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In 2012, our legislature amended the public intoxication statute, INDIANA CODE § 7.1-5-1-3, “to add the four conduct elements to the definition of public intoxication so that it is no longer a crime to simply be intoxicated in public.” Milam v. State, 14 N.E.3d 879, 881 (Ind. Ct. App. 2014). See also Stephens v. State, 992 N.E.2d 935, 938 (Ind. Ct. App. 2013). The amended public intoxication statute in effect at the time of Pulido’s crime, provided, in relevant part, as follows:

. . . it is a Class B misdemeanor for a person to be in a public place . . . in a state of intoxication caused by the person’s use of alcohol . . . , if the person:

(1) endangers the person’s life;

(2) endangers the life of another person;

(3) breaches the peace or is in imminent danger of breaching the peace; or

(4) harasses, annoys, or alarms another person.

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Here, the State charged Pulido with public intoxication under subsection (a)(1), alleging that Pulido had endangered his own life. Pulido contends that there was no evidence that he had endangered his life while walking on the sidewalk while in an intoxicated state. …

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In response to Pulido’s sufficiency challenge, the State contends that Pulido “created a dangerous situation” by “his inability to maintain his balance as he walked adjacent to a roadway,” and that “Officer Lewis’s testimony about Pulido’s behavior is enough to sustain Pulido’s conviction.” The State asserts that “Pulido placed himself in a situation where each drunken step could have placed him on a city street, endangering his life.” …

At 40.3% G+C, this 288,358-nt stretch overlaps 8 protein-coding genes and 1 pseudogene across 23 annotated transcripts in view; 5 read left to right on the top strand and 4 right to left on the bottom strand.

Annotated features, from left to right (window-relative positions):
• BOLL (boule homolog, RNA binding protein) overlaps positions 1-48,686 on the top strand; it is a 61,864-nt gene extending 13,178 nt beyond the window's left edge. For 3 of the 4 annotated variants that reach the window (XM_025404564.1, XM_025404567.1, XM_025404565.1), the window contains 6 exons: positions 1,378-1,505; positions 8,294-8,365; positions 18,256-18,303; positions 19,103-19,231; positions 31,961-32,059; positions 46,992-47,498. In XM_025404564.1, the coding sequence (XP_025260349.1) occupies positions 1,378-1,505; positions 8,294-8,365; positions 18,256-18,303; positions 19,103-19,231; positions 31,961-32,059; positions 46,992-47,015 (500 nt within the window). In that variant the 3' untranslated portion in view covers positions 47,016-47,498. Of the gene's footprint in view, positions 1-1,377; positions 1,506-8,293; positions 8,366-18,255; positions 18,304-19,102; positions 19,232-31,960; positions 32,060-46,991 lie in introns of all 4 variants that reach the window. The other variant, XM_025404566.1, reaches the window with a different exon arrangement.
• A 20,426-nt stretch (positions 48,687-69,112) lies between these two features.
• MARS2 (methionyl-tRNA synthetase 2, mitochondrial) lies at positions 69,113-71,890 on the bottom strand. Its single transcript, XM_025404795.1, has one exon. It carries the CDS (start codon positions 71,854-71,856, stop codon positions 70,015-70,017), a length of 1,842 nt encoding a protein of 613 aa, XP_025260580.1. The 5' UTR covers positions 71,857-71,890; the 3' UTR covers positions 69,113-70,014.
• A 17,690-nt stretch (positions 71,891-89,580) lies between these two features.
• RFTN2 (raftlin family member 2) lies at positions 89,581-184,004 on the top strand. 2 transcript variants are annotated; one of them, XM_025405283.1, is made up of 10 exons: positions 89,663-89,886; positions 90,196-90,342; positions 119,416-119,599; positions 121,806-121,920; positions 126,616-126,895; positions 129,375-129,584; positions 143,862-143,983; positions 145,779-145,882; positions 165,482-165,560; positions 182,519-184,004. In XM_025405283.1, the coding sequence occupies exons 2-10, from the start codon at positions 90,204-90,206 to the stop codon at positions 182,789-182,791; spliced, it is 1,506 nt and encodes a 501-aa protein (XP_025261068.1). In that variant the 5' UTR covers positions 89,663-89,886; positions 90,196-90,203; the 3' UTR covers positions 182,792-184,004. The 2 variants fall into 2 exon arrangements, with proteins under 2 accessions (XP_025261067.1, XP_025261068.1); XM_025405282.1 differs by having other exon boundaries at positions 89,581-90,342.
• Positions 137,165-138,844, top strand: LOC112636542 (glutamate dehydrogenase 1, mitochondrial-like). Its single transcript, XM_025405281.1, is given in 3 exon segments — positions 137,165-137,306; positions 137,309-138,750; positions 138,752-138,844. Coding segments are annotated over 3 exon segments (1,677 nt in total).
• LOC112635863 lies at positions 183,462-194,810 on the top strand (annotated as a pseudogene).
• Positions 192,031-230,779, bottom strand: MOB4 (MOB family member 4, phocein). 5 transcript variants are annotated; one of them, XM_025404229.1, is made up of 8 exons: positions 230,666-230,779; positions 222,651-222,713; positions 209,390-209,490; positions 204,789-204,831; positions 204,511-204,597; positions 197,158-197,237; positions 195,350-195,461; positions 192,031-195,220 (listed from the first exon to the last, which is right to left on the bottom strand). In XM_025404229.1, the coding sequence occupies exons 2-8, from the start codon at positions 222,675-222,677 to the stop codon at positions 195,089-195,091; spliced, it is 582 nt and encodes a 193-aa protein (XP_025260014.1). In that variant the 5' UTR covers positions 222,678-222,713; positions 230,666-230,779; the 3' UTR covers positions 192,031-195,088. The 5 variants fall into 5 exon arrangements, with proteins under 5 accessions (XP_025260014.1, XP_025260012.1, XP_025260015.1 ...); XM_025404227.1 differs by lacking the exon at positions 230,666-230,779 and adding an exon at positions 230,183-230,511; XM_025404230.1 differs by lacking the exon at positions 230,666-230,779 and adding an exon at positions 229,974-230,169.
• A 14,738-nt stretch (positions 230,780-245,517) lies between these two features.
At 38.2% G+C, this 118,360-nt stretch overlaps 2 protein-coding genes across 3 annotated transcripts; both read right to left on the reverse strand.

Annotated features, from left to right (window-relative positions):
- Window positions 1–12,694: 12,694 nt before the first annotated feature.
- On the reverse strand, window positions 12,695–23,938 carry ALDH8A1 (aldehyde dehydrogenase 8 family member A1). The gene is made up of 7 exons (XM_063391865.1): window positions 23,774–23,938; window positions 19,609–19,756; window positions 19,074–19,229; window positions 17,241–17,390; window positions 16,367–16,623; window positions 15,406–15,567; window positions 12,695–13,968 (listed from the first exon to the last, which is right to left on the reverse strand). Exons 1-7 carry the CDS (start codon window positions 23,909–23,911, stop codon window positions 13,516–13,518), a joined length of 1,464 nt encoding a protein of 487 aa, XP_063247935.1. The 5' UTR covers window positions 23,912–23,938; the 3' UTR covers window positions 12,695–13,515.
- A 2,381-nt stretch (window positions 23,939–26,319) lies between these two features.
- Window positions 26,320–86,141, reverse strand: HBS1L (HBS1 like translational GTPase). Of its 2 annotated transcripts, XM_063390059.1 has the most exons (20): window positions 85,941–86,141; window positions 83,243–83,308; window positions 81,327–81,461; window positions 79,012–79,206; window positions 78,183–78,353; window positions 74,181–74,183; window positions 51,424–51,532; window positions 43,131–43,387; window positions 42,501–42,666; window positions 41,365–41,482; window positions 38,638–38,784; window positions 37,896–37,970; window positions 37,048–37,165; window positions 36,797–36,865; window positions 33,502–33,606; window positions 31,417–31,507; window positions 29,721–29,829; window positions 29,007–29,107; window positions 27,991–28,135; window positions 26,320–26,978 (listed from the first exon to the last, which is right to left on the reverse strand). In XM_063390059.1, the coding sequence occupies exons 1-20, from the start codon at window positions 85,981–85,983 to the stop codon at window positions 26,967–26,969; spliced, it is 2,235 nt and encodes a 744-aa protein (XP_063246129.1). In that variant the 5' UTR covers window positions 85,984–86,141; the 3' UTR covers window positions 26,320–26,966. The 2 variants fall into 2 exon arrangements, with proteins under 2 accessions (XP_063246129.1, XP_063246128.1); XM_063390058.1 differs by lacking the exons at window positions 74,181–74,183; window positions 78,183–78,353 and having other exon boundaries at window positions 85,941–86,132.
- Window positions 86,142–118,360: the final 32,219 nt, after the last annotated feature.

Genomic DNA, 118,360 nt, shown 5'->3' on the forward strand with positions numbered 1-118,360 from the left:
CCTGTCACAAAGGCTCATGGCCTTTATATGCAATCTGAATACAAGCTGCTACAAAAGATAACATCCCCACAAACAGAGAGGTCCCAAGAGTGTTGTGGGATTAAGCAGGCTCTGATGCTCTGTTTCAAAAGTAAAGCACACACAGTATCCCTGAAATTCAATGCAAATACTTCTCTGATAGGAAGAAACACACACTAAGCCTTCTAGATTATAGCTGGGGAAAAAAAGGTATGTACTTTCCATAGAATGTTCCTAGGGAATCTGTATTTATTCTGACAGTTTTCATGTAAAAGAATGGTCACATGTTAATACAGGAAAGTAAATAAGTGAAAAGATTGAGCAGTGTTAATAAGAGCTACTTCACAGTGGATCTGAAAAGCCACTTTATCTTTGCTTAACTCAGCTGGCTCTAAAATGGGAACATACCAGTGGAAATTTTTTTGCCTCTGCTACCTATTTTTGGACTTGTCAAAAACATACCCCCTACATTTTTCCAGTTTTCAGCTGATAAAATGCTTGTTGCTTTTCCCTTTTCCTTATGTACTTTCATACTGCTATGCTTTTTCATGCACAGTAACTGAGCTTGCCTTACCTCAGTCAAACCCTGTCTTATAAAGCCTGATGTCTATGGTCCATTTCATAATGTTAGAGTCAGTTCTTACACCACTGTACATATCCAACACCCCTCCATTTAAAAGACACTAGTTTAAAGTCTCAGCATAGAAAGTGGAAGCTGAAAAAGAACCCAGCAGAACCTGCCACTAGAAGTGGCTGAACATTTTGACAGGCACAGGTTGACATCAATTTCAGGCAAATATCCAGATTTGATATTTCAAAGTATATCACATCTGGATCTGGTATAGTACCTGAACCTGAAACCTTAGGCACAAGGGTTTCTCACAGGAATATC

The public intoxication statute neither defines the term “endangers the person’s life” nor the general term of endangerment. …

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It is undisputed that Pulido was intoxicated in a public place. The State, however, did not present any evidence of Pulido’s past or present conduct or action that endangered his life. See Davis, 13 N.E.3d at 503. We reject the State’s argument that the evidence was sufficient to support his conviction because Pulido’s act of being intoxicated while on the sidewalk “created a dangerous situation.” The statute required that the State prove that Pulido “endanger[ed] [his] life[.]” I.C. § 7.1-5-1-3(a)(1). We also reject the State’s suggestion that we should affirm Pulido’s public intoxication conviction based on Officer Lewis’ attempt to protect Pulido from any future, potential harm of walking in the street and getting struck by a car. The State’s argument is “merely speculative, not proof beyond a reasonable doubt.” See Davis, 13 N.E.3d at 504.

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Given the evidence presented during Pulido’s bench trial and the specific language of subsection (a)(1) of the public intoxication statute as set forth by our legislature, we conclude that the State failed to prove beyond a reasonable doubt that Pulido had endangered his own life. See, e.g., Davis, 13 N.E.3d at 503-04; Sesay, 5 N.E.3d at 486.

Reversed.

Robb, J., and Mathias, J., concur.